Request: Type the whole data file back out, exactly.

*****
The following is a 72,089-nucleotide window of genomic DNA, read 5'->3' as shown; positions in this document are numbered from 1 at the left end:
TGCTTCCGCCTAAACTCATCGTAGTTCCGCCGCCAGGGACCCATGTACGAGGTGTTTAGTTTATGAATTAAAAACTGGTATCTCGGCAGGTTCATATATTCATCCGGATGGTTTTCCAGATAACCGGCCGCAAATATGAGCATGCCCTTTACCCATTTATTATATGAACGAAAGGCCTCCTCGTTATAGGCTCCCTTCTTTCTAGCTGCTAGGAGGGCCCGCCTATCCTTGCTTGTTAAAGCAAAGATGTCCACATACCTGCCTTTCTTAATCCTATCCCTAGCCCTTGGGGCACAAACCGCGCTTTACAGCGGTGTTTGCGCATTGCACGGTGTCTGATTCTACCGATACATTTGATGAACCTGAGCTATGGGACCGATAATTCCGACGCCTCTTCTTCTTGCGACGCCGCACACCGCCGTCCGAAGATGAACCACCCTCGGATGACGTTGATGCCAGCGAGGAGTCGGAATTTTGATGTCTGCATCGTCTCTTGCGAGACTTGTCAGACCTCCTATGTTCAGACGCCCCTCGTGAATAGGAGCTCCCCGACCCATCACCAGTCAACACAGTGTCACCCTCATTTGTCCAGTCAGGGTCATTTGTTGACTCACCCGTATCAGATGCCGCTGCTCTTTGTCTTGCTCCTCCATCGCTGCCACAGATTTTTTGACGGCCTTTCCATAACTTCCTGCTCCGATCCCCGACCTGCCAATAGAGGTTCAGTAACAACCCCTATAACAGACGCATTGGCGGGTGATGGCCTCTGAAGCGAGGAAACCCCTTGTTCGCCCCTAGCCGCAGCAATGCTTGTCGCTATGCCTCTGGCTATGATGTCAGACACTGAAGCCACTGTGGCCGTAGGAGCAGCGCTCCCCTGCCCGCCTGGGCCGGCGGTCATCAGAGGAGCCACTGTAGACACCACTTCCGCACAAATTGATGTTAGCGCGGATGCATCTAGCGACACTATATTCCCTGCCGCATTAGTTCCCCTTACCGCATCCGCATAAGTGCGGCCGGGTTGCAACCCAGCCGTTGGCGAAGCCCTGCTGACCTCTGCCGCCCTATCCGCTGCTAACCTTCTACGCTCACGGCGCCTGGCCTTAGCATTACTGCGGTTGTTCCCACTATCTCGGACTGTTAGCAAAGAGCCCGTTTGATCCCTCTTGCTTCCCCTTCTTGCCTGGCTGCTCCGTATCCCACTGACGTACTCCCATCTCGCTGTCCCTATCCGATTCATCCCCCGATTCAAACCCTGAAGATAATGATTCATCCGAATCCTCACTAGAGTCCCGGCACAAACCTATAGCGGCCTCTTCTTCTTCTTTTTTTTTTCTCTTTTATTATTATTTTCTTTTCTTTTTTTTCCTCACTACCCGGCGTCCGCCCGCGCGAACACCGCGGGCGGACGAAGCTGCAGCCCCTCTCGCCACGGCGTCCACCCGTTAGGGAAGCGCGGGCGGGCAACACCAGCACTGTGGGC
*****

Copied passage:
The following is a 72,089-nucleotide window of genomic DNA, read 5'->3' as shown; positions in this document are numbered from 1 at the left end:
TGCTTCCGCCTAAACTCATCGTAGTTCCGCCGCCAGGGACCCATGTACGAGGTGTTTAGTTTATGAATTAAAAACTGGTATCTCGGCAGGTTCATATATTCATCCGGATGGTTTTCCAGATAACCGGCCGCAAATATGAGCATGCCCTTTACCCATTTATTATATGAACGAAAGGCCTCCTCGTTATAGGCTCCCTTCTTTCTAGCTGCTAGGAGGGCCCGCCTATCCTTGCTTGTTAAAGCAAAGATGTCCACATACCTGCCTTTCTTAATCCTATCCCTAGCCCTTGGGGCACAAACCGCGCTTTACAGCGGTGTTTGCGCATTGCACGGTGTCTGATTCTACCGATACATTTGATGAACCTGAGCTATGGGACCGATAATTCCGACGCCTCTTCTTCTTGCGACGCCGCACACCGCCGTCCGAAGATGAACCACCCTCGGATGACGTTGATGCCAGCGAGGAGTCGGAATTTTGATGTCTGCATCGTCTCTTGCGAGACTTGTCAGACCTCCTATGTTCAGACGCCCCTCGTGAATAGGAGCTCCCCGACCCATCACCAGTCAACACAGTGTCACCCTCATTTGTCCAGTCAGGGTCATTTGTTGACTCACCCGTATCAGATGCCGCTGCTCTTTGTCTTGCTCCTCCATCGCTGCCACAGATTTTTTGACGGCCTTTCCATAACTTCCTGCTCCGATCCCCGACCTGCCAATAGAGGTTCAGTAACAACCCCTATAACAGACGCATTGGCGGGTGATGGCCTCTGAAGCGAGGAAACCCCTTGTTCGCCCCTAGCCGCAGCAATGCTTGTCGCTATGCCTCTGGCTATGATGTCAGACACTGAAGCCACTGTGGCCGTAGGAGCAGCGCTCCCCTGCCCGCCTGGGCCGGCGGTCATCAGAGGAGCCACTGTAGACACCACTTCCGCACAAATTGATGTTAGCGCGGATGCATCTAGCGACACTATATTCCCTGCCGCATTAGTTCCCCTTACCGCATCCGCATAAGTGCGGCCGGGTTGCAACCCAGCCGTTGGCGAAGCCCTGCTGACCTCTGCCGCCCTATCCGCTGCTAACCTTCTACGCTCACGGCGCCTGGCCTTAGCATTACTGCGGTTGTTCCCACTATCTCGGACTGTTAGCAAAGAGCCCGTTTGATCCCTCTTGCTTCCCCTTCTTGCCTGGCTGCTCCGTATCCCACTGACGTACTCCCATCTCGCTGTCCCTATCCGATTCATCCCCCGATTCAAACCCTGAAGATAATGATTCATCCGAATCCTCACTAGAGTCCCGGCACAAACCTATAGCGGCCTCTTCTTCTTCTTTTTTTTTTCTCTTTTATTATTATTTTCTTTTCTTTTTTTTCCTCACTACCCGGCGTCCGCCCGCGCGAACACCGCGGGCGGACGAAGCTGCAGCCCCTCTCGCCACGGCGTCCACCCGTTAGGGAAGCGCGGGCGGGCAACACCAGCACTGTGGGC